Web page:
Outside the comfort zone
Is it possible to change our mindset when navigating the unknown?
It’s often said that getting out of your comfort zone is the only way to develop. The (somewhat) good news for PMs is that we’re often already doing this in our day-to-day due to the varied and unstructured nature of the role.
As a new product manager, I’m experiencing this first-hand. I’m balancing learning the ‘theory’ behind product management alongside putting this into practice in a new product team. Having done neither of these things before, my comfort zone is pretty far away - which has left me needing some coping strategies. Here’s how I’m handling being thrown into new situations.
The basics of your comfort zone
Firstly, it’s worth recognising that there are varying degrees of leaving your comfort zone regarding new experiences.
In the comfort zone, tasks are low effort, unchallenging, and largely unrewarding. Being in this zone all the time can be equally stressful as being stretched, leading to boredom and unfulfillment.
The growth zone is the sweet spot just outside your existing level of knowledge where there’s a degree of challenge and risk, but it’s not overly scary or new. This is the ideal space to develop and set achievable goals.
The panic zone, AKA the stress zone, describes a situation far away from your existing knowledge or experience. This is where it starts to get overwhelming, and feelings of self-doubt can creep in, making it less conducive to doing good work.
Embrace the first time
From my experience, being in product management has meant continually dealing with firsts, whether it’s the first time in a new team, a new area of the business or just a new concept I haven’t come across before. First times are a prime example of discomfort. It's a little like my first driving lesson… which I still wince at when I think back to how stressful it was being unable to control a car. And it didn’t resolve itself overnight - the second, third and fourth times were just as unnatural.
I love Brene Brown’s idea of FFTs (F-ing First Times: listen here) as a three-step way to navigate this.
Remind yourself that this is precisely how it’s supposed to feel in a new situation. Being new at something can still be awkward, even if you’re committed and excited to learn.
Put it in perspective
Although this is how you feel, it’s not permanent. It also doesn’t mean you’re bad at everything!
Take a reality check
Realise that this might take a while to get more manageable, and importantly, it might also take longer than you initially expected. This isn’t just true for you but potentially also for the people around you in your team if they’re in the same position.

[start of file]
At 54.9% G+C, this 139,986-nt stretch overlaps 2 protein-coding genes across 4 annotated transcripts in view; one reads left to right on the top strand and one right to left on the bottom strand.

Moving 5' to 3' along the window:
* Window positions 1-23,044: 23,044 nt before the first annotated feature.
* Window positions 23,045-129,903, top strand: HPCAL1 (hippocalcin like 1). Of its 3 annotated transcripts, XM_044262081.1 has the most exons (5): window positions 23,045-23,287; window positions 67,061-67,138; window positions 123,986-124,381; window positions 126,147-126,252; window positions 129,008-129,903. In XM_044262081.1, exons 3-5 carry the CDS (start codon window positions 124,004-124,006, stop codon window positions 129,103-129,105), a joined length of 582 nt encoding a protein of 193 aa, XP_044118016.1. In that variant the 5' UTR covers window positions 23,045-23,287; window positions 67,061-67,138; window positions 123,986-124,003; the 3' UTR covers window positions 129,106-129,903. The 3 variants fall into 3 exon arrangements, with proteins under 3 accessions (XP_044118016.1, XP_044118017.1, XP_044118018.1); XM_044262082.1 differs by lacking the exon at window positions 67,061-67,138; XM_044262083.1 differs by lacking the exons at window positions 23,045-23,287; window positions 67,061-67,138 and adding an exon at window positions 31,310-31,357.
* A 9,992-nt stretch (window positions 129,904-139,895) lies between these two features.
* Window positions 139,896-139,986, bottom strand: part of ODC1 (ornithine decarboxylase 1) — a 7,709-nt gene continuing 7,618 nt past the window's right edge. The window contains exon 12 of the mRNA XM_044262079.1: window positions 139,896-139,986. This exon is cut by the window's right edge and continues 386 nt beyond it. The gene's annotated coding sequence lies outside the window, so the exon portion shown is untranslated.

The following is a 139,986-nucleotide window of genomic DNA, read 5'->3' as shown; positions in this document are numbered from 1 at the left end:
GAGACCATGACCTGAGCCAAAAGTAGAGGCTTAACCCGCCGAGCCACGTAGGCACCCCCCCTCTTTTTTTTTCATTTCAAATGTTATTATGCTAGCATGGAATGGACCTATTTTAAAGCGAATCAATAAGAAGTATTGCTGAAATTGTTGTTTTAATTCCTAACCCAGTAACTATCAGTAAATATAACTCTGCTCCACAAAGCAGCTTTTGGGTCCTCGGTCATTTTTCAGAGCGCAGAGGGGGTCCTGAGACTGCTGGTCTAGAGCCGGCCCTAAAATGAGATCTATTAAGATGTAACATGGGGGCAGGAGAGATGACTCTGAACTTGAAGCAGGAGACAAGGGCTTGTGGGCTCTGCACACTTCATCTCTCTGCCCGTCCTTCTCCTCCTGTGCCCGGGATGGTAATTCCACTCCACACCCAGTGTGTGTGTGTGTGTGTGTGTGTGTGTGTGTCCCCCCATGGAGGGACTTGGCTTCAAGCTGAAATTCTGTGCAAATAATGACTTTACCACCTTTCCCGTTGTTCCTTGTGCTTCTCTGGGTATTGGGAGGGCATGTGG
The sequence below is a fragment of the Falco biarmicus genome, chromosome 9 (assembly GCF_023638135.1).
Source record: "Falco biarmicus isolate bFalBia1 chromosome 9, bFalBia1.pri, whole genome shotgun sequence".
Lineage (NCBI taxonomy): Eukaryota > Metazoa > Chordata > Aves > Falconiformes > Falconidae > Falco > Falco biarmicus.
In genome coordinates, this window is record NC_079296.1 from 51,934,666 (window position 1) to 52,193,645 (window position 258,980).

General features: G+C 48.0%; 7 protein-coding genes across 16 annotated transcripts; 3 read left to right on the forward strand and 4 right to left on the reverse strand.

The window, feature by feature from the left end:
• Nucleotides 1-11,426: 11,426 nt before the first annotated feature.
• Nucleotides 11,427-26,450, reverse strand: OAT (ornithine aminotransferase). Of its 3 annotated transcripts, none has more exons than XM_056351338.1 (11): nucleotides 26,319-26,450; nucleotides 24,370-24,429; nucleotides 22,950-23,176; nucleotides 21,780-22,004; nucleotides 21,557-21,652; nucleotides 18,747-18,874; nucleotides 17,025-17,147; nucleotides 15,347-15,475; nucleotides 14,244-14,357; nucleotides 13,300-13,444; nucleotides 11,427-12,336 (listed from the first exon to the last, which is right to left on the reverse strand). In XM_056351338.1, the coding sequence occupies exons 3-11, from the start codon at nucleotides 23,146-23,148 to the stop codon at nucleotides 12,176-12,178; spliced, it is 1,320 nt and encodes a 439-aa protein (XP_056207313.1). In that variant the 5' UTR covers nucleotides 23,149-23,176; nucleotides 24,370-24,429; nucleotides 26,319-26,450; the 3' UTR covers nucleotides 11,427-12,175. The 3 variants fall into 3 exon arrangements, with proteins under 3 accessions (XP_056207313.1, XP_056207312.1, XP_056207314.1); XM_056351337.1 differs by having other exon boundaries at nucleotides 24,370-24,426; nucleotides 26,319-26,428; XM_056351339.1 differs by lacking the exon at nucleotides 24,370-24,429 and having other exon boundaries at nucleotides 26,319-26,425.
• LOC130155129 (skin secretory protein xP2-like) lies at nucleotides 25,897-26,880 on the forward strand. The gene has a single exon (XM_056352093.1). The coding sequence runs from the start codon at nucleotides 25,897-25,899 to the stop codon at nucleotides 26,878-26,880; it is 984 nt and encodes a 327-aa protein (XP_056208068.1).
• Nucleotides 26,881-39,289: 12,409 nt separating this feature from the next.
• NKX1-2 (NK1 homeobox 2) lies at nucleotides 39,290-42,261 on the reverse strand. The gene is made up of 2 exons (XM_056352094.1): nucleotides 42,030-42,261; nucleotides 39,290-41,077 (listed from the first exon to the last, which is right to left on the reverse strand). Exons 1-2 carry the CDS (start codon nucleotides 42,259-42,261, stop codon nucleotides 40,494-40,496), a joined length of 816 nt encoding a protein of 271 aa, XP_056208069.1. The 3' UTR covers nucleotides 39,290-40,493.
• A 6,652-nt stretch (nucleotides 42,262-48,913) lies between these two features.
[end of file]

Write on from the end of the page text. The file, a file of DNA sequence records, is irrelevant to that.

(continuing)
This is a great way to help manage unrealistic expectations while getting to grips with something unfamiliar, such as doing a product discovery.
Take stock of what you can control
The other side to this, which I’ve found to be equally reassuring, is making the most of what I do know during this learning time—for example, digging into previous pieces of work or data to boost my understanding. And then there are others to lean on for support. Without direct prior experience to draw on, there are others in the team or in the broader community with this who are more than willing to help out.
Ask the right questions
Adhering to ‘there’s no such thing as a silly question’ can go out the window if others in the room all seem familiar with jargon or acronyms being thrown around. This is especially true if it’s a new industry where others have more background or expertise. More than once, I’ve found myself smiling and nodding during technical discussions while furiously typing notes to return to later.
Finding a safe space to ask the questions you need to ask is essential, even if it means saving it for a separate meeting. After all, sometimes being the outsider has advantages; you might raise a point that hadn’t been considered before just by speaking up.
Celebrate the small wins
As mentioned earlier, being realistic with expectations and timelines is necessary when doing something outside your comfort zone. I’ve started to let go of expecting to have the complete picture overnight and moved towards viewing being 2% more comfortable as a step forward. This has meant acknowledging the most minor things as progress, alongside the fact that it’s hard enough to be in a learning space to start with.
Making discomfort the new normal
While grasping the basics as a PM and encountering situations outside my comfort zone, shifting my perspective has been a game changer. Reframing discomfort as normal and seeing the positives can make coping much more straightforward. Going forward, I’m taking a step back from the stress zone and welcoming my status as a learner.
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